Volanic eruption
Volanic eruption | Image by Berdan Mardinly from Pixabay

What scientists have done, however, is examine what kind of magma bubbles up from volcanoes and hotspots. This magma, which is called lava after it is exposed to the air,  creates rare and unusual rocks that clue geologists in about the characteristics of the mantle. 

Other methods that have advanced the study of geology significantly include ground penetrating radar, seismic wave measuring, and ocean floor sonar mapping. 


The mesosphere is the largest part of the mantle and the largest section of the layers of Earth. It is located under the asthenosphere and above the outer liquid ring of the earth’s core. Geologists estimate it starts at around 250 – 410 miles below the surface of the earth. 

Scientists have no way to reach the mesosphere, since it is solid and rocks from this region don’t erupt out of the earth. This didn’t stop them from determining the composition of the mesosphere. They used methods other than direct observation, namely seismic waves.


Geologists measured the way the rocks responded to vibrations and compared that ‘signature’ with how other rocks would react. Their conclusion: the mesosphere is probably made of perovskite. 


The asthenosphere is also part of the mantle. It’s the third layer, if you count the crust and the solid upper mantle, which both make up the lithosphere.

The asthenosphere is the liquid layer of mantle upon which the crust’s tectonic plates float. It is the vehicle for the colliding movement and diverting movement of the earth’s plates. 

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The depth of the asthenosphere starts between 50 and 120 miles below the surface of the earth, and may extend as deep down as 430 miles. It’s unclear at this time in scientific discovery where exactly the asthenosphere ends and the mesosphere begins. 

Scientists believe the rocks of the asthenosphere are molten peridotite. They come to these conclusions by comparing wave imagery of rocks in the mantle with data about molten rocks at sea level, as well as the role of water and carbon dioxide molecules in the melting process.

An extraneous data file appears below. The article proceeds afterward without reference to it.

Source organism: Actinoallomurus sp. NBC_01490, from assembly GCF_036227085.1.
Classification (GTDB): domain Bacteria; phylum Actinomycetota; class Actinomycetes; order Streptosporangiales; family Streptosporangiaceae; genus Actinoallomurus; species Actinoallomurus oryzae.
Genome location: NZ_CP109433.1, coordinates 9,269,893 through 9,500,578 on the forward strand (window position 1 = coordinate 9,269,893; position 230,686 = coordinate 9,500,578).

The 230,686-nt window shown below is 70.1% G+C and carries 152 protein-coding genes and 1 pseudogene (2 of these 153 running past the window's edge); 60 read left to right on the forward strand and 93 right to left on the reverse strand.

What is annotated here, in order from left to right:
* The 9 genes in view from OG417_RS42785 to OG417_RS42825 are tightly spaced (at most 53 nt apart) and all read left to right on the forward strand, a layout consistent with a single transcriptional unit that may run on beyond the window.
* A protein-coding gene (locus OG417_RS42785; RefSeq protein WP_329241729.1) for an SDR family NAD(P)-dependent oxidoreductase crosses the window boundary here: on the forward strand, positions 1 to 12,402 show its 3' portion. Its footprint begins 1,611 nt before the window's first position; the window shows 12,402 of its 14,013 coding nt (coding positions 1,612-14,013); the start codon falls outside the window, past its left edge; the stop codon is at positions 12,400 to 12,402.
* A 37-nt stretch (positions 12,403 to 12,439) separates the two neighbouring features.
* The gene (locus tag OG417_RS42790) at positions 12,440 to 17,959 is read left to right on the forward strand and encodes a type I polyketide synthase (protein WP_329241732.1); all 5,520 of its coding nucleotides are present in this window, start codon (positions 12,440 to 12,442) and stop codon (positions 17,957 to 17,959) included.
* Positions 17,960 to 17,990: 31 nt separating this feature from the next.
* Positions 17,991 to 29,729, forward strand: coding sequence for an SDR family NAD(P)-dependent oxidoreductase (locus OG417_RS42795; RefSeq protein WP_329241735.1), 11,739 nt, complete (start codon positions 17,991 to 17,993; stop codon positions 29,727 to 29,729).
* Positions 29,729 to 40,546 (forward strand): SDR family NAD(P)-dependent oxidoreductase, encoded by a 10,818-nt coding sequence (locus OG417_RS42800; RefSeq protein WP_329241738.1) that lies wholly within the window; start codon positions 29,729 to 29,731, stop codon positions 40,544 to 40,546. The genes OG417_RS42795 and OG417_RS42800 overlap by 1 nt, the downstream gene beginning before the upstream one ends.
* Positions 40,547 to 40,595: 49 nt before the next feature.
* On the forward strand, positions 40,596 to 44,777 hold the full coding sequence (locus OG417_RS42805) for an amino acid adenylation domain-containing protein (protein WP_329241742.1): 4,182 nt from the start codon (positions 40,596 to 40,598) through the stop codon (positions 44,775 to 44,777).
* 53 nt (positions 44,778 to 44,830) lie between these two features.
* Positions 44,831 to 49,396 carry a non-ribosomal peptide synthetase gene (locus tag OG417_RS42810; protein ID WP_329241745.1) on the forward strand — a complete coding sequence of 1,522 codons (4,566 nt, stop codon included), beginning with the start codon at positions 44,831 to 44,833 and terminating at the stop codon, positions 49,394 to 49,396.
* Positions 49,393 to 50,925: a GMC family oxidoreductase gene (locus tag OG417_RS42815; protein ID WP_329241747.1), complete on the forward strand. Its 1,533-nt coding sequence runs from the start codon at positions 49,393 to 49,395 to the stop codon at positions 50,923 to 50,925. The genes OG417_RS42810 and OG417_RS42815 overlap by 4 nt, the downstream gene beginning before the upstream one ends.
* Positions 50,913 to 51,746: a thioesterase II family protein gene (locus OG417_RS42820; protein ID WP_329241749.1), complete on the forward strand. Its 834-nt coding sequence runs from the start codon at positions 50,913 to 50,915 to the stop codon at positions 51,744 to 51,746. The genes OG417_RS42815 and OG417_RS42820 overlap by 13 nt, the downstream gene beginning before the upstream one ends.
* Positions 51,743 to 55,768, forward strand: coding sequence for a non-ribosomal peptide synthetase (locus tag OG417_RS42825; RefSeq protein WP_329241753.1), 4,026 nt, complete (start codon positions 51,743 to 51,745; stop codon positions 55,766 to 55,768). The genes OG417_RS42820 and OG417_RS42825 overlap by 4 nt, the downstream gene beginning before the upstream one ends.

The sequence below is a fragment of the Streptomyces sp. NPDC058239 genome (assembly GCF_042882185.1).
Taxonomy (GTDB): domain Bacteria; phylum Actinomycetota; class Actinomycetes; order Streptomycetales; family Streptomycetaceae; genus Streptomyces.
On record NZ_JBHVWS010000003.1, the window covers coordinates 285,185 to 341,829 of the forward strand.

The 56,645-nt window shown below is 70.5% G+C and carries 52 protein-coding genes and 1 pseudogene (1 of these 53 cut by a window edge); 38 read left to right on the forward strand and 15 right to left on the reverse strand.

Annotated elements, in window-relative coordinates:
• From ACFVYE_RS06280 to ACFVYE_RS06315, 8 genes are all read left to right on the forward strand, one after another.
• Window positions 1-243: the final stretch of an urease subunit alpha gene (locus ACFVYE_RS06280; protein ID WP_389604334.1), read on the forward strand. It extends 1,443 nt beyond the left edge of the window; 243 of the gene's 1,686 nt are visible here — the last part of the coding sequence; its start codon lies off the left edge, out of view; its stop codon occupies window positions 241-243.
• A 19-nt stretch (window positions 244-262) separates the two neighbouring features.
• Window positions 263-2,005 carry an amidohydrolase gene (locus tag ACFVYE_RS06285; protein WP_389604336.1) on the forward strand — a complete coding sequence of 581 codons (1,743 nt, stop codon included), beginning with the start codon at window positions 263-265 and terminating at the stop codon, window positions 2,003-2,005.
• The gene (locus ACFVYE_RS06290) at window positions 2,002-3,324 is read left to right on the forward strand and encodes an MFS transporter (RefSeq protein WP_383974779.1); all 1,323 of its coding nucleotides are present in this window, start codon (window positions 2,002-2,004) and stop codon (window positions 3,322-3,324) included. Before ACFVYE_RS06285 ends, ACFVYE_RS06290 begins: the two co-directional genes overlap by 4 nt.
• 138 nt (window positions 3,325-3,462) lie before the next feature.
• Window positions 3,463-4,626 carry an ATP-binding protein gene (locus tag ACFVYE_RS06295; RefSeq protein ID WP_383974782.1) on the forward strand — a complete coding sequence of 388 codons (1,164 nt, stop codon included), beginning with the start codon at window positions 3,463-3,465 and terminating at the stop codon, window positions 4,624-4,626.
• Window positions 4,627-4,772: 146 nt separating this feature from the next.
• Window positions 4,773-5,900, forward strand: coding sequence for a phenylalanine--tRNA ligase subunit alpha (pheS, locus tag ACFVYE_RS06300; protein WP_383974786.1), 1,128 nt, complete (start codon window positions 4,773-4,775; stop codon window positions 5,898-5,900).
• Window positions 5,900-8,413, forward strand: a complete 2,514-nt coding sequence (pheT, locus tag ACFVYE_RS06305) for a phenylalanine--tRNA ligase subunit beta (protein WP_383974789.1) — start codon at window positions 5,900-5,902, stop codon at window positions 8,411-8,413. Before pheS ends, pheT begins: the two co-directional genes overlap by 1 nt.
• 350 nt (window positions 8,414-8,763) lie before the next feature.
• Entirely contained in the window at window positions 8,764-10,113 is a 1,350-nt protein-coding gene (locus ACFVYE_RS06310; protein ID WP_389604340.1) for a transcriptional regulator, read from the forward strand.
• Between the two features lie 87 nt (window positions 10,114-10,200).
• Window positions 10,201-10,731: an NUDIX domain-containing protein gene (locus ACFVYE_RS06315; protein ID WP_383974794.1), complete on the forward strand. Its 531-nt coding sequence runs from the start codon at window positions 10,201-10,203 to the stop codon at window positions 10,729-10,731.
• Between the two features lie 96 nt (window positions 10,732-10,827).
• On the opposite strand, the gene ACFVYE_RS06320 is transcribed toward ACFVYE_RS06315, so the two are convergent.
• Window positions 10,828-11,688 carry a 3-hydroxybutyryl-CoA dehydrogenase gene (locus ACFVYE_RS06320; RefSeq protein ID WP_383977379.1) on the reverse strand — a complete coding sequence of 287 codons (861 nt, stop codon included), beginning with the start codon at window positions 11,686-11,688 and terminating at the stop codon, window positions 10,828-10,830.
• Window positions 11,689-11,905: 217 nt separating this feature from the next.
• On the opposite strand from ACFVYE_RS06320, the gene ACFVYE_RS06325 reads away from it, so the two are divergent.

3. Liquid Outer Core 

The core of the earth is composed mainly of nickel and iron, which originated from meteor strikes when the world was first forming. The two parts of the core – the outer solid and the inner liquid – are subject to intense pressure and heat. The reason they are divided into two sections is because of the metals’ reactions to the environmental conditions there.

At 11,000 degrees F, the outer core is actually hotter than the inner core, but there is less pressure here. The liquified iron and nickel actually spins at a very slow rate, while the earth orbits the sun. Scientists believe the earth’s magnetic field originates from the spinning of these compounds.

The inner core, which is the same temperature as the sun, is being pressurized because of the weight of the earth pressing down on it from every direction. It also experiences extreme heat, up to 9,800 degrees F. 

The outer core of the earth is bounded by the mesosphere above and the solid inner core below. It is estimated to measure about 1,400 miles thick and it starts about 1,800 miles below the surface of Earth.

Unlike other layers of earth, the liquid outer core is completely liquid, through and through. Other layers have liquid sections, but are partially solid. 

The liquid outer core is getting bigger at the rate of 1 mm of thickness per year. This will slowly make the outer core larger and the inner core smaller. However, it’s negligible in terms of the human lifespan. 

Geologists are confident that the liquid state of the outer core is what prevents life on earth from dying off due to lack of water and air. The magnetic field that the core generates keeps solar particles from invading the atmosphere. Without that protective field, the sun would destroy the atmosphere, killing off all life on Earth. 

4. Solid Inner Core 

Solid inner core earth
Solid inner core earth | image by Jsobe via Wikimedia Commons | CC BY-SA 4.0

The solid inner core of the earth is about 70% of the size of the moon. Its radius, the distance from its center to its outer edge, is estimated to be about 759 miles.

Temperatures are almost 10,000 degrees F! Here, the heat is intense enough to liquify any metal, but the pressure at the center of the earth prohibits the core from acting like a liquid. 

Scientists theorize that the earth’s core is composed of iron and nickel. They came to this conclusion after studying meteorites, which contain more iron than most crust rocks.

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The theory about the formation of the earth’s core posits that when earth was forming, meteorites pelted the earth. Over millions of years, the meteorites, which contained high quantities of iron and nickel, sank deep into the earth and formed the core.